On September 14, 1986, California's most popular new band made its appearance. However, It wasn't your typical debut.
The band wasn't playing heavy metal or rock n roll. The California Raisins was a group of digital clay-like figures playing a Motown hit in a national ad campaign. Almost instantly, the commercial became the most well-known TV advertisement in 1987 and 1988. The California Raisins became a household name. They were everywhere, from being a toy in happy meals to being invited to light the National Christmas Tree at the White House. Their record collection went gold, and the USS Pyro, a navy warship, requested consent to sail with a California Dancing Raisins banner flying above. During the '80s there was even a California Raisin Saturday morning cartoon.
The California Raisin Advisory Board (or CALRAB) was a California state marketing commission-based in Fresno, California. It was created in the mid-1900s to coordinate the state's regulation and promotion of the raisin crop. This group was responsible for the development of The California Raisins claymation character commercial. The campaign was funded by an initial grant of $3 million from the United States Department of Agriculture and saw a huge return.
Now, people want to see the dancing raisins come back, especially Bruce Lion of Lion Raisins. Fresno produces nearly 100 percent of all raisins in the US, and Lion Raisins is the biggest raisin grower in Fresno. Being a top executive at Lion Raisins, Bruce was one of the individuals who encouraged CALRAB to further develop the California dancing raisins and several other international raisin advertisements. He is a big advocate in bringing the dancing raisins back due to its positive impact on the industry. He says, "Before the California dancing raisins, people viewed raisins as dull and boring, and soon after, people just felt cool about eating raisins."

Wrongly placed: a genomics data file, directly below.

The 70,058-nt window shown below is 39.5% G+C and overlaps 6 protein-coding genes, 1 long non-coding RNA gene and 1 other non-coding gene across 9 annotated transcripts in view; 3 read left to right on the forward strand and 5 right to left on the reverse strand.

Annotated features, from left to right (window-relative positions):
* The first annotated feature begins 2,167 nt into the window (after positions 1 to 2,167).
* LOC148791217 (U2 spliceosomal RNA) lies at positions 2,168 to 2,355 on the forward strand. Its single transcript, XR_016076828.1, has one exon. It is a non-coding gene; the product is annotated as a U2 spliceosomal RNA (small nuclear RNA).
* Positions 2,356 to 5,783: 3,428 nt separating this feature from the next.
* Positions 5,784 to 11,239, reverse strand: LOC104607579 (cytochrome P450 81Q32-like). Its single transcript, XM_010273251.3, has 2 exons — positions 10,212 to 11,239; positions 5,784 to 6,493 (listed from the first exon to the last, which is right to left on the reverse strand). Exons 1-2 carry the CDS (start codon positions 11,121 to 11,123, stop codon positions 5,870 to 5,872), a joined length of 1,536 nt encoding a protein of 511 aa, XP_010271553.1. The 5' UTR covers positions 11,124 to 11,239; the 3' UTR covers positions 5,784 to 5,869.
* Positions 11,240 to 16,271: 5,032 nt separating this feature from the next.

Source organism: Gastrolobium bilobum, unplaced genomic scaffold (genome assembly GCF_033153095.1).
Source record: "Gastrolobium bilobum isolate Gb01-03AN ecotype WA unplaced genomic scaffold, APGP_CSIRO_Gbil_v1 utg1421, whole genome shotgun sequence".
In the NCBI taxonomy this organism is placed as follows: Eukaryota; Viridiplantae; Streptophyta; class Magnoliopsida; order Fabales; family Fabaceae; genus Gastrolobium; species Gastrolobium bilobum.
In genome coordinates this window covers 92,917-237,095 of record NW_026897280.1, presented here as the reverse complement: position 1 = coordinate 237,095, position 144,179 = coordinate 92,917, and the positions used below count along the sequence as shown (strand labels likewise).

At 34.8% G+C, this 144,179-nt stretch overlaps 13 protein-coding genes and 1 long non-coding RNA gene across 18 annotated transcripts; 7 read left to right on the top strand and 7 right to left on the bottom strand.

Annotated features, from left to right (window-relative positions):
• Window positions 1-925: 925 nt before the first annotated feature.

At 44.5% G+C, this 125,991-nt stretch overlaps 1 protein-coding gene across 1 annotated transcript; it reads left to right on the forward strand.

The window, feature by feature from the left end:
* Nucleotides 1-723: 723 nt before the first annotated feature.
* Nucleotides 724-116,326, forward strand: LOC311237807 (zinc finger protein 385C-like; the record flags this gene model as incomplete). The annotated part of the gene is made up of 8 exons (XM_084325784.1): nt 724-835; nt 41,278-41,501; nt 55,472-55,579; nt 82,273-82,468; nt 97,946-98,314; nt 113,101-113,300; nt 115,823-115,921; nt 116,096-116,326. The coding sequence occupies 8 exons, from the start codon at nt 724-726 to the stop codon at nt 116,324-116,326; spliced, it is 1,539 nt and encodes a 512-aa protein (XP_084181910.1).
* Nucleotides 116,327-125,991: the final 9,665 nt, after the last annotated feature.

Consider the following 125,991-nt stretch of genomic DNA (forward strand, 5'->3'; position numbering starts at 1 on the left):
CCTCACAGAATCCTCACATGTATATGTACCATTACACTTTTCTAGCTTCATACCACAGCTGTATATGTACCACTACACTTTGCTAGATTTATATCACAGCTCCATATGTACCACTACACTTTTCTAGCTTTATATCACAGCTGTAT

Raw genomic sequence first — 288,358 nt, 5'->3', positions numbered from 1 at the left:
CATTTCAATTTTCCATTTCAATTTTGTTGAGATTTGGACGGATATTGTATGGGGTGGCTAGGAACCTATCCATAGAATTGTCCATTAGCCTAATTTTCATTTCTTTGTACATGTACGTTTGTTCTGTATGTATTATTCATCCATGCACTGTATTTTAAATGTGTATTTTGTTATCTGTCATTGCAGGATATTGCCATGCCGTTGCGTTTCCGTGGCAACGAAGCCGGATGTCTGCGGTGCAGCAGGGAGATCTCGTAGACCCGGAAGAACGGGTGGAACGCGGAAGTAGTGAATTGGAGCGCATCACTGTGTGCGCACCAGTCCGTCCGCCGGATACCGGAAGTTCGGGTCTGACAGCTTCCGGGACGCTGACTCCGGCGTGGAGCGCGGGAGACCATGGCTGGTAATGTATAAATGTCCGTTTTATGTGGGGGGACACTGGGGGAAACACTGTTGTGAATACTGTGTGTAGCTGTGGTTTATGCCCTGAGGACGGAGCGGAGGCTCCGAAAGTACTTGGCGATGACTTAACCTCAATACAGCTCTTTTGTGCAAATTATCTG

Economists calculate that for each dollar spent on advertising agricultural products, it yields $3 to $6 return on investment. Raisin sales went up for the first two years of the campaign, mainly because cold breakfast cereal marketers were so impressed with the ad campaign's popularity that they increased the raisin content of their raisin cereals and joined in the advertising. The campaign was credited for increasing raisin sales 10 percent in the 1980s. Secondary products, such as dolls, toys, mugs, and clothing generated nearly $200 million in revenue.
Bruce Lion is uncertain if they will ever bring back the California Dancing Raisins. However, he voices his opinion on bringing them back every chance he gets.